Even more problems arise from polygamy, Wood notes, they are often violence-prone societies. Young men must compete for wives to raise their status, jealousy between the wives, competition when they all are simultaneously widowed and co-wives along with children have to fight for inheritances and land claims. Peter Wood is nearly patronizing in the way he repeatedly states that the "fantasy" of this country overcoming the disastrous effects of changing socially acceptable sexual practices might be possible, but he doubts it.
"The Persistence of Polygamy" by Timothy Egan is aptly named as this article recounts the history of polygamy in the United States. Joseph Smith Jr. founded the Church of Mormon in 1830, believing he was a prophet whom God was speaking through. One of those messages from God was that a man could take as many wives as he wanted. His followers carried on with polygamy and established themselves largely in what is now Utah. The rest of the country strongly disapproved of the Mormon practices, and began taking action against the Mormon Church. As a result of this, polygamy was denounced by the state of Utah and Mormons in 1890. Polygamy survives in America today despite the fact that it is a felony. Pockets of polygamist families can be found throughout the west, and population estimates reach from 200,000 and 600,000 people.
Multiple cases of women who have escaped their lives in polygamist families are presented. Common themes in their recollections include being deprived education and knowledge of the outside world, incestual relations, statutory rape, child abuse, and indentured barbarism. Leaders of polygamist clans claim they live only by the true word of God and that cases of abuse are rare, and abuse of the same nature is found throughout society. Ex-wives of polygamists have united to form an outreach and advocacy group called Tapestry of Polygamy. One of the founders, Laura Chapman, described modern day polygamy as "organized crime operating under the cover of religion." Still, known polygamists are not prosecuted, in fact many seem strikingly unconcerned.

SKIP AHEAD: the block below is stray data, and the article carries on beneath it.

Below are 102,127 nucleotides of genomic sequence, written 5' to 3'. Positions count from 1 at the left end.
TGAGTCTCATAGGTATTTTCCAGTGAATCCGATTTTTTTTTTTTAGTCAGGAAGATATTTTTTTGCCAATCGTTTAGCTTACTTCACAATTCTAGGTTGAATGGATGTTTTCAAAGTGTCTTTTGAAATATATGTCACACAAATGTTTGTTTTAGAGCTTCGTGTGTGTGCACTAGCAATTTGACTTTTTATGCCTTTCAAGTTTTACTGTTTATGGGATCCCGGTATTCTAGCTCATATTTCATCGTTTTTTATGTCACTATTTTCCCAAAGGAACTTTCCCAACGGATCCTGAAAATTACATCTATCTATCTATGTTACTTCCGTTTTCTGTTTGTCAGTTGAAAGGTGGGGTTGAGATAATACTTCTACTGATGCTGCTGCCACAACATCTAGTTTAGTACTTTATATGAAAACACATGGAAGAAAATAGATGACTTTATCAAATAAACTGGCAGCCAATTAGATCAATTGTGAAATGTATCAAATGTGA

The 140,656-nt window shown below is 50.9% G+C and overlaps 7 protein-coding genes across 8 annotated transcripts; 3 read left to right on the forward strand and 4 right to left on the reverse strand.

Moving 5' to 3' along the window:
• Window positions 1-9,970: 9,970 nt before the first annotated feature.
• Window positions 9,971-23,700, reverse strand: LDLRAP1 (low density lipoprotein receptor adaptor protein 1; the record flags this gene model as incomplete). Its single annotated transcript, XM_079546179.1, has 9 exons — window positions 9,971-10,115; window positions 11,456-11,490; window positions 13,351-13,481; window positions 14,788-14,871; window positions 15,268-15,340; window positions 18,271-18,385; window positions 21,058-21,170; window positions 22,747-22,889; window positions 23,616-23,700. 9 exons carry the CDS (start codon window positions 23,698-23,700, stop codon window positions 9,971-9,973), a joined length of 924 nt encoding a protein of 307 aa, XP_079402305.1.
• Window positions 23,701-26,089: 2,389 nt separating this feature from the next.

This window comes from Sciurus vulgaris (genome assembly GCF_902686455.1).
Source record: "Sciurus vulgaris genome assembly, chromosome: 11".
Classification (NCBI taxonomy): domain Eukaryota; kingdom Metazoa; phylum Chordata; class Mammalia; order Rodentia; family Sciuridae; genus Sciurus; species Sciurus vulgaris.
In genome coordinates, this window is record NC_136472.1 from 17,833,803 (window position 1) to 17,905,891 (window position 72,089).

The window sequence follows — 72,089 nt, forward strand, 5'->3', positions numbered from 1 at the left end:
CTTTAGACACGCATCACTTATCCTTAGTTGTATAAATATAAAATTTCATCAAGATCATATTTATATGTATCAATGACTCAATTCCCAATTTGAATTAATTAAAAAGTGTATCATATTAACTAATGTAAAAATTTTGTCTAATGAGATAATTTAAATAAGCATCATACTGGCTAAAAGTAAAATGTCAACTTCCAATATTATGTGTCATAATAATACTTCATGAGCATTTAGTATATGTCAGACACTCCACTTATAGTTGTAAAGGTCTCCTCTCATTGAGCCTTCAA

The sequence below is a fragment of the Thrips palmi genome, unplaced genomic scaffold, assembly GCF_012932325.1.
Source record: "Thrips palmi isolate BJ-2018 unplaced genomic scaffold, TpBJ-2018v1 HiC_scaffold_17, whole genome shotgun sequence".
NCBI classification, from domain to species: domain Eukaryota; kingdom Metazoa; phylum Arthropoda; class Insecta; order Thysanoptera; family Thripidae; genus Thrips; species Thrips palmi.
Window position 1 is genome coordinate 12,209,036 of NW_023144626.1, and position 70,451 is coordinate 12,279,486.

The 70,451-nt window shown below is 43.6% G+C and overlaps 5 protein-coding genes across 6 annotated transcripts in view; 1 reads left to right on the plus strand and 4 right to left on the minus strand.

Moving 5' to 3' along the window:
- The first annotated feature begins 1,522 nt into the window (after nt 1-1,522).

Polygamy results in extensively large families consisting of a husband, multiple wives, and usually dozens of children. These families form large clans including hundreds, even thousands of members in the kinship system. Polygamists have a different way of defining who is in the local kin group outside of which they are to marry. The case of the sixteen year old girl who was forced by her father to become the fifteenth wife of his brother, or the sisters who were married to the same man, are perfect examples of this. When it comes to defining obligations between kin it may get complicated being that a single person can take on multiple kinship roles to another person. For example, the two sisters had offspring from the same man; their children would be half siblings and also cousins.
Polygamy embraces masculine and feminine gender roles and extreme gender stratification. A wife of a polygamist man, commenting on if she was in love with her husband said "It is business. Produce the babies. Don't question your husband." While many anti-polygamists see this gender ideology as exploitive to the wives, polygamists maintain that it's a rare occurrence. Other supporters of polygamy insist that men are biologically designed to desire multiple partners and "In polygamy, men are properly channeled."
I personally believe that polygamy is not an unnatural thing, but I am certainly not an advocate of incest or sexual abuse. Since polygamy is already illegal in our country, I am baffled why it isn't prosecuted. I don't necessarily want consenting families of adults and children to be split up, but there has to be some sort of monitoring of polygamists at least to ensure the civil rights of their children who are born into.
*Talking about People 4th Edition, Haviland, Gordon, and Vivanco